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Bobbing for a goalie

Sergei Bobrovsky is 28-12-6 with a 2.49 GAA and .918 SP in 50 games for Philadelphia this season. (Photo by Jim McIsaac/Getty Images)

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Sergei Bobrovsky is 28-12-6 with a 2.49 GAA and .918 SP in 50 games for Philadelphia this season. (Photo by Jim McIsaac/Getty Images)

Happy April Fool’s Day. There are no prank-like shenanigans in this mailbag – or are there? No, for serious, there aren’t. Instead, it’s just your usual batch of intriguing questions and my answers. Have a great Friday and a wonderful weekend.

Hey Adam, I am a Bruins fan, so I admit bias in my question. I am wondering why Brad Marchand is not being mentioned in the race for the Calder Trophy? Is it because the crop of rookies this year is so deep? I know with Logan Couture, Jeff Skinner, Cam Fowler, P.K. Subban, Michael Grabner, et al. there are a lot of viable options for the award.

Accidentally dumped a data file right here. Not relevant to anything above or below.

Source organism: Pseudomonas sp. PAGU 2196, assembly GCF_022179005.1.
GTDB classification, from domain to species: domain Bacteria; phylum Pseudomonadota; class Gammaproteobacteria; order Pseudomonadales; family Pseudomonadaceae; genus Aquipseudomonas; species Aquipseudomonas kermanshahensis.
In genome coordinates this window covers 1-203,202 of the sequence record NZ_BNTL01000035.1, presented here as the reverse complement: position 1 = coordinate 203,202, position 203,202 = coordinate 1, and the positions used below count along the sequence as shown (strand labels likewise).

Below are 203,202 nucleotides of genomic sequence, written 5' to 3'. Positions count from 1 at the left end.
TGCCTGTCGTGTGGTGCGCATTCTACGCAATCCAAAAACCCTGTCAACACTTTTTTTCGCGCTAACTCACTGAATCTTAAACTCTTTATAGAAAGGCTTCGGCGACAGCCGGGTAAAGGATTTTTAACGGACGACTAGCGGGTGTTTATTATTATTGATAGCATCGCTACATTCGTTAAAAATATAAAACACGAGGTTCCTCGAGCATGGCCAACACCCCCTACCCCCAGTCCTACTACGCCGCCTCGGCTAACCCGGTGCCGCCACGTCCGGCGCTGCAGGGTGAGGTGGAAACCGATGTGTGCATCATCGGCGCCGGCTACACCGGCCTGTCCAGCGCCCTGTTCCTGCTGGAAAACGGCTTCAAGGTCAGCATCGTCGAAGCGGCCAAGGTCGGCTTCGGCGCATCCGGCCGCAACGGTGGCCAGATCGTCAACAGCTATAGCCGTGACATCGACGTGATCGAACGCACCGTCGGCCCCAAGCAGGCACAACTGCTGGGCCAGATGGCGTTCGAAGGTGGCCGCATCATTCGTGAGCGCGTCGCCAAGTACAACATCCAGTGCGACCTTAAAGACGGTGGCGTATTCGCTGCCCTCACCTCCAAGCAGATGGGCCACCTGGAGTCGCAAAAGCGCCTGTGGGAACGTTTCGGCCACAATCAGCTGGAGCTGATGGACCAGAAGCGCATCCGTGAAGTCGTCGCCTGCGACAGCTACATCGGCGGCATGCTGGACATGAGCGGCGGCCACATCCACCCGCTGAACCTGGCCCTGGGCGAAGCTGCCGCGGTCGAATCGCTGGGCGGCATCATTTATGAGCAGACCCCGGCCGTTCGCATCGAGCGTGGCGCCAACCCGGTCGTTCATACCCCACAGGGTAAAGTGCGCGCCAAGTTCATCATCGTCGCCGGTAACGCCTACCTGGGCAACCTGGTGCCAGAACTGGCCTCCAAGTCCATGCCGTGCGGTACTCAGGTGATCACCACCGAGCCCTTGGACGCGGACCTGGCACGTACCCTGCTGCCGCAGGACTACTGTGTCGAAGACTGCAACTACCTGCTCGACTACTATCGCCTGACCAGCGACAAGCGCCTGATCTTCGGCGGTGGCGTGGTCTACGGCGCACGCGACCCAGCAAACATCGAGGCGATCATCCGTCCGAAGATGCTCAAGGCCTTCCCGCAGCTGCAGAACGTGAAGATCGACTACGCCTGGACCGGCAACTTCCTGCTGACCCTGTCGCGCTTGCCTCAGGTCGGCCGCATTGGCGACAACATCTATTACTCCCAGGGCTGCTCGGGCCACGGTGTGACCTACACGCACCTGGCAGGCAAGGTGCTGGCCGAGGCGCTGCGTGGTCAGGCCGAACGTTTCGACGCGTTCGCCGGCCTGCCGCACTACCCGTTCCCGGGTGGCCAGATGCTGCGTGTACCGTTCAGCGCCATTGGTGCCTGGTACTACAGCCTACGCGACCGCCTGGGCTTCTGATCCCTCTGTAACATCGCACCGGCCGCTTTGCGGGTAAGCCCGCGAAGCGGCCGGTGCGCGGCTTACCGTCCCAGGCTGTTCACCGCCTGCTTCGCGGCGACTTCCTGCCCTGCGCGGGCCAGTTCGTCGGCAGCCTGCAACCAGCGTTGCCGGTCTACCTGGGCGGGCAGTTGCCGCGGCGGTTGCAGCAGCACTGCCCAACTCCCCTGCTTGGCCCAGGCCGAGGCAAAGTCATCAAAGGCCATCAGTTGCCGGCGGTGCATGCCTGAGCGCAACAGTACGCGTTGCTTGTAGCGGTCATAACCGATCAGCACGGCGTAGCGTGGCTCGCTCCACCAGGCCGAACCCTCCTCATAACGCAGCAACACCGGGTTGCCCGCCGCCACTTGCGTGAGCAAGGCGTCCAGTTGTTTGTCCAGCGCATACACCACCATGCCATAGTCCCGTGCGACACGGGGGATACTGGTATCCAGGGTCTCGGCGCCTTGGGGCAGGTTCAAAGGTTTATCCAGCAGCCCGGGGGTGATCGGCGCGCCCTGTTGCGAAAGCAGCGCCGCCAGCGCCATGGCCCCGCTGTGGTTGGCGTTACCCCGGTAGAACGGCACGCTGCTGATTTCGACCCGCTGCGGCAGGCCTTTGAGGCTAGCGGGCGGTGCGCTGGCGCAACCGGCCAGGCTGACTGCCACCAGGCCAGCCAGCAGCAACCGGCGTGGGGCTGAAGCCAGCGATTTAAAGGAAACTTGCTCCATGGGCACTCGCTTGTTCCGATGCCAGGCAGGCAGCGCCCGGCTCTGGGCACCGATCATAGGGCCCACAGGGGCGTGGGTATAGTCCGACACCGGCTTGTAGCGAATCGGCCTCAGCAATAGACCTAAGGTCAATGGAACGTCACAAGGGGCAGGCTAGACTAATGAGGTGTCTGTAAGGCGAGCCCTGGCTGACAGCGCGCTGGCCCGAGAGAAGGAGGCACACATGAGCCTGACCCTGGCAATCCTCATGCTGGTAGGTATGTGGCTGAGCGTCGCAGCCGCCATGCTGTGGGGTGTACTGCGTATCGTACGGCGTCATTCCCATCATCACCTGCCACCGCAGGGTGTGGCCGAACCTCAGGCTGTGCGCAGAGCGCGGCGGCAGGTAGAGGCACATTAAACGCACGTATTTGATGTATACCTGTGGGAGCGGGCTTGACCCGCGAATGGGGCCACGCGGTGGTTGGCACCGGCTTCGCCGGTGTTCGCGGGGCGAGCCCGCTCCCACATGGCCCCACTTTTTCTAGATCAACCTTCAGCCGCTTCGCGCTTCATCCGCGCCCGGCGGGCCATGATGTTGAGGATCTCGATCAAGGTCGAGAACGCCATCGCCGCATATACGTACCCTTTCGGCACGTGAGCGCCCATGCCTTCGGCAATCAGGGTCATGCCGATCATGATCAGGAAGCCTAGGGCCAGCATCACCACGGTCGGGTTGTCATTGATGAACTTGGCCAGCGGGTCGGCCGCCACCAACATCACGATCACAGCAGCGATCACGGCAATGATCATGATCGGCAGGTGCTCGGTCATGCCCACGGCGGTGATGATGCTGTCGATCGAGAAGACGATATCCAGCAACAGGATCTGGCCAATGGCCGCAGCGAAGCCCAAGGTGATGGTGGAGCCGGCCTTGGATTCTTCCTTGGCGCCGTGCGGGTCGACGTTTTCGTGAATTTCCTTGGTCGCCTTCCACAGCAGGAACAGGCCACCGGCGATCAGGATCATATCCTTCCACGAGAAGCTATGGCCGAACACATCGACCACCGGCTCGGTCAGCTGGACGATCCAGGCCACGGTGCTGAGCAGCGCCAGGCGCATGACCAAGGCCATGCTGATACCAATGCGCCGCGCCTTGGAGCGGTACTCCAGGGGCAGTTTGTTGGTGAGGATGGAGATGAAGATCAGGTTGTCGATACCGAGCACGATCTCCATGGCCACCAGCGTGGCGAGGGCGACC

Marchand, as of this writing, is second in the league in plus-minus, ranks among the top rookie forwards in shorthanded ice time and has still managed to score 20 goals. Given all of the hype surrounding Taylor Hall and Tyler Seguin this year, Marchand has been a welcome surprise for me.
Stephen Strowbridge, Mount Pearl, Nfld.


Hey Stephen,

Marchand has been a nice surprise for me as well, which is why I put him on my THN all-underrated team in a recent edition of the magazine. Unfortunately for him, he plays on a stacked Bruins team that allows him the luxury of focusing on a smaller role than the ones played by any of the five rookies you mentioned in your question.